Having been in college when the announcement of the discovery of the AIDS virus came across, I was amazed at the incredible amount of in-fighting that took place before its discovery. Shameful.

And then there was AIDS-speak. What hypocrisy. Word on the street, even in the early 80's, was the AIDS was sexually transmitted. But to decide for others that "they shouldn't be panicked" or that the bathhouses were part of gay liberation instead of death houses? What terrible, terrible things, and what a waste of time and resources. Not to mention the blood transfusion denials. I learned later that Isaac Asimov died from a blood transfusion as much as from his liver giving out. Think of what this one man could have written.

This book has been out for almost 30 years, and it has taken me almost 30 years to read it. It's hard to put down, heavy as it is, but the range of emotions it evokes is intense. And they're not the happy emotions, either." ( )
  threadnsong | Jun 18, 2016 |
A devastating account of the early part of the AIDS epidemic. Shilts portrays a political train wreck. Conservatives act like conservatives, liberals act like liberals and all the prejucides and political stances pile up and react against each other to tragic effect, while the doctors strugle to understand what's going on and patients die. The narrative--short, relentlessly chronological cuts--is detailed, character-centered and gripping. ( )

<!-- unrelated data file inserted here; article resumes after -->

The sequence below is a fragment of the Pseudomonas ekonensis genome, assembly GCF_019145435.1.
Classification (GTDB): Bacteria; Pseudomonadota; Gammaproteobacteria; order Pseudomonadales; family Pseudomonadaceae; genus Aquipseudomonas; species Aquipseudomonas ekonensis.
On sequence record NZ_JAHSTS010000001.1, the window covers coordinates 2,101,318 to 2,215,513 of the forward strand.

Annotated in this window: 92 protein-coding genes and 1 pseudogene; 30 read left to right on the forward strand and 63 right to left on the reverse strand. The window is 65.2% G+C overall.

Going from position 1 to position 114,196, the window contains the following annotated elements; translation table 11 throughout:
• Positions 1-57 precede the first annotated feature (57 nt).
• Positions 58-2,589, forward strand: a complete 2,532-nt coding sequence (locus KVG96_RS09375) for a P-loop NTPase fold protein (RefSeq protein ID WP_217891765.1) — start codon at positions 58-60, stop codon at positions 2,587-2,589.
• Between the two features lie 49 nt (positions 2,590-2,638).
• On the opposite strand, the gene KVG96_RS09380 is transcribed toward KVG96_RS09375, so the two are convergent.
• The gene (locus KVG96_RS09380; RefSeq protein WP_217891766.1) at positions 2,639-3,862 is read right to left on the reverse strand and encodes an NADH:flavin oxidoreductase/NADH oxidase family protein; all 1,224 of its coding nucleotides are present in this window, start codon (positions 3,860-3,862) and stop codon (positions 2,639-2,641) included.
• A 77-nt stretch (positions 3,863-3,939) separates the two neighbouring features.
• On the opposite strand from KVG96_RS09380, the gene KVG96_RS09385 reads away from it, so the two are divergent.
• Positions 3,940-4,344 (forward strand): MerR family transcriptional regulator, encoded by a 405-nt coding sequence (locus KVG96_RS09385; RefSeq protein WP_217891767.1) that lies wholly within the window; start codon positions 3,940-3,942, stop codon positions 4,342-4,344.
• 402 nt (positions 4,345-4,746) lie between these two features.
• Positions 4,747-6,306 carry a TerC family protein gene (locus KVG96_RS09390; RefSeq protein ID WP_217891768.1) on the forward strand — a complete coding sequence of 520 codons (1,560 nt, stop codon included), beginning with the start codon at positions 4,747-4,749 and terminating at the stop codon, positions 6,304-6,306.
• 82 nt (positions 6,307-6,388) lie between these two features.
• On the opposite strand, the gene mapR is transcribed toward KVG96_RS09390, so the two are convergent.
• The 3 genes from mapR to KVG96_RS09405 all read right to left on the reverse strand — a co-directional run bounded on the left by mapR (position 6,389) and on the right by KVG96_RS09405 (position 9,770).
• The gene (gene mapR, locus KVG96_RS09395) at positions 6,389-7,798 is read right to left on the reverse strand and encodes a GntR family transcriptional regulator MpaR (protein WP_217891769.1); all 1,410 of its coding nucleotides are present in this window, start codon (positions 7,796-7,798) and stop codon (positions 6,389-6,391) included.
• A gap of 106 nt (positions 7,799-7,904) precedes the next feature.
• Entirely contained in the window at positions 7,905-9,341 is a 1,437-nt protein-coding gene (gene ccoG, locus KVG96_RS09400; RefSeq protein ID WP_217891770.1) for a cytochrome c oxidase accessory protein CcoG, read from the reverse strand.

kristi_test_04 | Jun 17, 2016 |
Showing 1-5 of 51 (next | show all)
Although I’ve not read the book, I do have this on VHS. I remember watching the movie and I though it didn’t get enough attention, because people’s fears and attitudes really haven’t changed much, even after all these decades.

In 1986, my Mom was reluctant to tell people that she had cancer because some uninformed people actually thought they could catch cancer from someone else. The same fears abound with Aids.
 
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I came here today with the hope that this administration would do everything possible, make every resource available -- there is no reason this disease cannot be conquered. We do not need infighting. This is not a political issue. This is a health issue. This is not a gay issue. This is a human issue. And I do not intend to be defeated by it. I came here today in the hope that my epitaph would not read that I died of red tape.
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Amazon.com Amazon.com Review (ISBN 0312241356, Paperback)

In the first major book on AIDS, San Francisco Chronicle reporter Randy Shilts examines the making of an epidemic. Shilts researched and reported the book exhaustively, chronicling almost day-by-day the first five years of AIDS. His work is critical of the medical and scientific communities' initial response and particularly harsh on the Reagan Administration, who he claims cut funding, ignored calls for action and deliberately misled Congress. Shilts doesn't stop there, wondering why more people in the gay community, the mass media and the country at large didn't stand up in anger more quickly. The AIDS pandemic is one of the most striking developments of the late 20th century and this is the definitive story of its beginnings.

(retrieved from Amazon Thu, 12 Mar 2015 18:00:06 -0400)

(see all 5 descriptions)

An examination of the AIDS crisis critiques the federal government for its inaction, health authorities for their greed, and scientists for their desire for prestige in the face of the AIDS pandemic, in a twentieth anniversary edition of the acclaimed expose.… (more)